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Science as a Service: Robot Lab Aims to Accelerate Research

Transcriptic has raised $6 million from Founders Fund, Google Ventures, Mark Cuban and others.

Transcriptic, the Silicon Valley startup that generated early buzz for building a robot-operated scientific lab, is launching an updated version of its service that allows scientists to design and run customized experiments.

The company claims its remote, automated lab enables a 10-fold productivity boost, while allowing scientists to maintain precise control over their outsourced experiments.

Late last month, Emerald Therapeutics kicked off an “outward-facing beta trial” of a similar product. Transcriptic says the company’s new platform supports a broader array of experiments than its rival.

Both portray their offerings as a cloud-based approach to science, allowing users to avoid the considerable investment of lab equipment and set up much of the experiment online. But obviously a lot of the real work still occurs in the physical realm, entailing shipped samples, freezers, pipettes, robotic arms and more.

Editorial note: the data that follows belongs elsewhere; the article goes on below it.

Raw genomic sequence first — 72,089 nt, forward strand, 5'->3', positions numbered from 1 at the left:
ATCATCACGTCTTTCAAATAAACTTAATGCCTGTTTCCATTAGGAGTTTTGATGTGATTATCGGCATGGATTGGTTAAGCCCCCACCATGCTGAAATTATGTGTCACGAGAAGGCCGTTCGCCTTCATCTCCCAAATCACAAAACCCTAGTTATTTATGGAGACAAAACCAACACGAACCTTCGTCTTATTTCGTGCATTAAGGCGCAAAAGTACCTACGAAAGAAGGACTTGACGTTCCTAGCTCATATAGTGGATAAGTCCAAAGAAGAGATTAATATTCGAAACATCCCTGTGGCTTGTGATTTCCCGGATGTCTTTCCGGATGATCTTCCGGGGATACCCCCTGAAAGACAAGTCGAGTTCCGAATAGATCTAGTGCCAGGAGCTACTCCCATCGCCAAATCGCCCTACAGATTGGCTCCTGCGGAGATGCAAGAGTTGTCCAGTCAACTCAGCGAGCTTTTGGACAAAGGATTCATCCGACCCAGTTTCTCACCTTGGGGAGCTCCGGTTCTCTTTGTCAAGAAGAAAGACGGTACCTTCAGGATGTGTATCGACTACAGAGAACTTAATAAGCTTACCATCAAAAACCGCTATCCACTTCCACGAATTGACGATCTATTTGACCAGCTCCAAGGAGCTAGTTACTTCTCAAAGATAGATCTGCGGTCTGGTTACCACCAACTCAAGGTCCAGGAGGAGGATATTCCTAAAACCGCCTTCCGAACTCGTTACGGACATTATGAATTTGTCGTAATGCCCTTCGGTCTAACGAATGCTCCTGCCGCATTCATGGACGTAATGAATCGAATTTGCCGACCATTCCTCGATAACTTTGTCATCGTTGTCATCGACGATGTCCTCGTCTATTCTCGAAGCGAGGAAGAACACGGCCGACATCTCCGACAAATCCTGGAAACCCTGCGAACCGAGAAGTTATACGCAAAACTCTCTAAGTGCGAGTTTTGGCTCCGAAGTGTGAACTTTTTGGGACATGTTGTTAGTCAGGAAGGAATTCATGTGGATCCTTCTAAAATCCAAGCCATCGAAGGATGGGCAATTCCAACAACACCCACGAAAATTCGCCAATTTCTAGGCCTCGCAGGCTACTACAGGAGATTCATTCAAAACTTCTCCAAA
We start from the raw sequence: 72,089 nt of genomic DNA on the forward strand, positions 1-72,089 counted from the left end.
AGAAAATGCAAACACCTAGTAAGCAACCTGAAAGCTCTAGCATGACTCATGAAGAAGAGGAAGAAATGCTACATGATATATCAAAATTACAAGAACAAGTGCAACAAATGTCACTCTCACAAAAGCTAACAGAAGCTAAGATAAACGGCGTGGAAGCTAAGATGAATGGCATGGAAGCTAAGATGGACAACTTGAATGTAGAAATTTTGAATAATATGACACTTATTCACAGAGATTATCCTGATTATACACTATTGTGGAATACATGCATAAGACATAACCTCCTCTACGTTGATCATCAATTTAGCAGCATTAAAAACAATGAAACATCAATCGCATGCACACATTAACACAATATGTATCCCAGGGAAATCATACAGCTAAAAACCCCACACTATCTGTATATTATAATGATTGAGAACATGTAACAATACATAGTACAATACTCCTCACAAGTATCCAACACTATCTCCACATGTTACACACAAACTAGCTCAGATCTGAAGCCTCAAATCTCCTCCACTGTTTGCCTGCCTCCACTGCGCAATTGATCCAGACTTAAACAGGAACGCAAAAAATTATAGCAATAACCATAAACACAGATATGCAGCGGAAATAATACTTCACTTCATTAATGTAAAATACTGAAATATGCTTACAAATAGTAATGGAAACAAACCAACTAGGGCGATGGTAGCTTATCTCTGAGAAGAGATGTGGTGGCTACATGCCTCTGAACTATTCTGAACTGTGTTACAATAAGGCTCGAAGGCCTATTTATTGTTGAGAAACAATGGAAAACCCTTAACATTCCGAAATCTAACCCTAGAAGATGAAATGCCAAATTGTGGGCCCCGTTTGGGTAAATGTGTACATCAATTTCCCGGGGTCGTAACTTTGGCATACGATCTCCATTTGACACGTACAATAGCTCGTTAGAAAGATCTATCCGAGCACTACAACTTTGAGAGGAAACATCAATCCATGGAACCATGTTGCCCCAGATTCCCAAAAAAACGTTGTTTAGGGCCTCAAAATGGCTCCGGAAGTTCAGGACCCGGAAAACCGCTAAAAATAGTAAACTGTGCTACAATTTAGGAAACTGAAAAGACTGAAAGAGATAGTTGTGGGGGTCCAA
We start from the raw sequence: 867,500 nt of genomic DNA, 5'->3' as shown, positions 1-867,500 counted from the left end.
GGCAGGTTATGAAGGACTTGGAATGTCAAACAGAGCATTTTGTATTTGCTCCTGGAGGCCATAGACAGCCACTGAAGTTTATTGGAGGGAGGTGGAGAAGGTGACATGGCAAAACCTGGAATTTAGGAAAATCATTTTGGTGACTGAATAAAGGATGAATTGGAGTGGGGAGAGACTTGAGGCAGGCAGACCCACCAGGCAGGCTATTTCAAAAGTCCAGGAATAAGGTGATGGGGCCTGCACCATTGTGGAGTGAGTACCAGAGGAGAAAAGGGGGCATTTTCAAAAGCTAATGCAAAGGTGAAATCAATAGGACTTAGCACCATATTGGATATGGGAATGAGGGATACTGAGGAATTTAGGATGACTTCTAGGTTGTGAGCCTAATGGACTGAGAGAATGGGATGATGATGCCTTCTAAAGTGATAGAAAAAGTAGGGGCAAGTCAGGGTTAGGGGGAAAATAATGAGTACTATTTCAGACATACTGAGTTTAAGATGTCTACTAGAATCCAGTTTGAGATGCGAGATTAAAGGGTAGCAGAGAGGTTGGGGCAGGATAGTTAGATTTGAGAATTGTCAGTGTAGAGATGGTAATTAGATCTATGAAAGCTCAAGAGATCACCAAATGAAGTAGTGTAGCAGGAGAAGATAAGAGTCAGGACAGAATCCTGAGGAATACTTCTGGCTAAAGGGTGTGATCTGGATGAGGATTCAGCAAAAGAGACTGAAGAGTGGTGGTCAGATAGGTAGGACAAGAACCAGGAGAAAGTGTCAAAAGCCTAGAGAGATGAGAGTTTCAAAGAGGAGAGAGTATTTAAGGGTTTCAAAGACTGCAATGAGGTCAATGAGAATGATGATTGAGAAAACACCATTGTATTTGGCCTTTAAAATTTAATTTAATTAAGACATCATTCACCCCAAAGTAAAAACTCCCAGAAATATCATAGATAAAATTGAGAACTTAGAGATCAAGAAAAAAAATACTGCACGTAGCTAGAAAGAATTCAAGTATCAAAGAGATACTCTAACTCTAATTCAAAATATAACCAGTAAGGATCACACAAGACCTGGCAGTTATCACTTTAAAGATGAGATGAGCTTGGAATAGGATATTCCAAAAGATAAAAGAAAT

Transcriptic also disclosed it has raised $6 million in funding to date from AME Cloud Ventures, Data Collective, Founders Fund, Google Ventures, IA Ventures and individual investors Naval Ravikant and Mark Cuban. It raised a $1.2 million seed round from several of those participants at the end of 2012.

Early paying customers include Stanford, Harvard, Caltech and UC Davis.

“Transcriptic’s mission is to provide the infrastructure necessary to lower costs, improve reproducibility and allow researchers to do the projects that right now they can only wish they could run,” said Max Hodak, the company’s chief executive, in a statement. “Transcriptic frees up researchers to focus on the creative aspects of scientific discovery that drive important medical advances and make critical discoveries possible.”

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